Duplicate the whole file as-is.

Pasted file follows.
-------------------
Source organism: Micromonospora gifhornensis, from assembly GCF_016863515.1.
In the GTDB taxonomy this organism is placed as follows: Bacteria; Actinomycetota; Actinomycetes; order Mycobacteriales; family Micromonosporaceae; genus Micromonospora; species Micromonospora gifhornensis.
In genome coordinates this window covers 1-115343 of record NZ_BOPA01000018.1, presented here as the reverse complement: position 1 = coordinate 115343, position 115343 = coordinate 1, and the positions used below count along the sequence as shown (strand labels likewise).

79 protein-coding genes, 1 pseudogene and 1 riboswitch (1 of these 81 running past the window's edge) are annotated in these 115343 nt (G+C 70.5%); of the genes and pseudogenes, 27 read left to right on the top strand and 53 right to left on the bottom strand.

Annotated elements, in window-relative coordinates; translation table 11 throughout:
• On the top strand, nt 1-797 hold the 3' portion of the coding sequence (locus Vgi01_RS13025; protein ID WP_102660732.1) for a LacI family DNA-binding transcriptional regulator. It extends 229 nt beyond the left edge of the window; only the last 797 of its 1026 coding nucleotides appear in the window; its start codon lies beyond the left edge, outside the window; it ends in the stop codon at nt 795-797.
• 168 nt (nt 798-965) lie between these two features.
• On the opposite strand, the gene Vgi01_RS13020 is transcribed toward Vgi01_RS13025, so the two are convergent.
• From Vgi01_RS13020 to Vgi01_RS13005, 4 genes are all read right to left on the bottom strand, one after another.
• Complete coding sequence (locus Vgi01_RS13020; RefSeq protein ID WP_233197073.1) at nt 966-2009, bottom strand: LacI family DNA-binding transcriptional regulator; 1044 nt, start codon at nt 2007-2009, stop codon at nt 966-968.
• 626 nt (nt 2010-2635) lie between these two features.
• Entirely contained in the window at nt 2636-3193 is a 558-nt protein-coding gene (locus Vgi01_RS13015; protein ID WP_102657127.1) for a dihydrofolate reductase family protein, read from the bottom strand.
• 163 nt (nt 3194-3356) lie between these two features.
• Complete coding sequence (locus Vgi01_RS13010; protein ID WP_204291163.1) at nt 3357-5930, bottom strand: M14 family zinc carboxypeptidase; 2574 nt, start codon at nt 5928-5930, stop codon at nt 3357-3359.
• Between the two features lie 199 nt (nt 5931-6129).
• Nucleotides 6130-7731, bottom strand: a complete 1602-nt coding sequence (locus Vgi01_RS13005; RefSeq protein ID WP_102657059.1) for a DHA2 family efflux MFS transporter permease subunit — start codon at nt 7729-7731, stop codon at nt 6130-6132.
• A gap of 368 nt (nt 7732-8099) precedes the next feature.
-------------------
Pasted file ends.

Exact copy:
Source organism: Micromonospora gifhornensis, from assembly GCF_016863515.1.
In the GTDB taxonomy this organism is placed as follows: Bacteria; Actinomycetota; Actinomycetes; order Mycobacteriales; family Micromonosporaceae; genus Micromonospora; species Micromonospora gifhornensis.
In genome coordinates this window covers 1-115343 of record NZ_BOPA01000018.1, presented here as the reverse complement: position 1 = coordinate 115343, position 115343 = coordinate 1, and the positions used below count along the sequence as shown (strand labels likewise).

79 protein-coding genes, 1 pseudogene and 1 riboswitch (1 of these 81 running past the window's edge) are annotated in these 115343 nt (G+C 70.5%); of the genes and pseudogenes, 27 read left to right on the top strand and 53 right to left on the bottom strand.

Annotated elements, in window-relative coordinates; translation table 11 throughout:
• On the top strand, nt 1-797 hold the 3' portion of the coding sequence (locus Vgi01_RS13025; protein ID WP_102660732.1) for a LacI family DNA-binding transcriptional regulator. It extends 229 nt beyond the left edge of the window; only the last 797 of its 1026 coding nucleotides appear in the window; its start codon lies beyond the left edge, outside the window; it ends in the stop codon at nt 795-797.
• 168 nt (nt 798-965) lie between these two features.
• On the opposite strand, the gene Vgi01_RS13020 is transcribed toward Vgi01_RS13025, so the two are convergent.
• From Vgi01_RS13020 to Vgi01_RS13005, 4 genes are all read right to left on the bottom strand, one after another.
• Complete coding sequence (locus Vgi01_RS13020; RefSeq protein ID WP_233197073.1) at nt 966-2009, bottom strand: LacI family DNA-binding transcriptional regulator; 1044 nt, start codon at nt 2007-2009, stop codon at nt 966-968.
• 626 nt (nt 2010-2635) lie between these two features.
• Entirely contained in the window at nt 2636-3193 is a 558-nt protein-coding gene (locus Vgi01_RS13015; protein ID WP_102657127.1) for a dihydrofolate reductase family protein, read from the bottom strand.
• 163 nt (nt 3194-3356) lie between these two features.
• Complete coding sequence (locus Vgi01_RS13010; protein ID WP_204291163.1) at nt 3357-5930, bottom strand: M14 family zinc carboxypeptidase; 2574 nt, start codon at nt 5928-5930, stop codon at nt 3357-3359.
• Between the two features lie 199 nt (nt 5931-6129).
• Nucleotides 6130-7731, bottom strand: a complete 1602-nt coding sequence (locus Vgi01_RS13005; RefSeq protein ID WP_102657059.1) for a DHA2 family efflux MFS transporter permease subunit — start codon at nt 7729-7731, stop codon at nt 6130-6132.
• A gap of 368 nt (nt 7732-8099) precedes the next feature.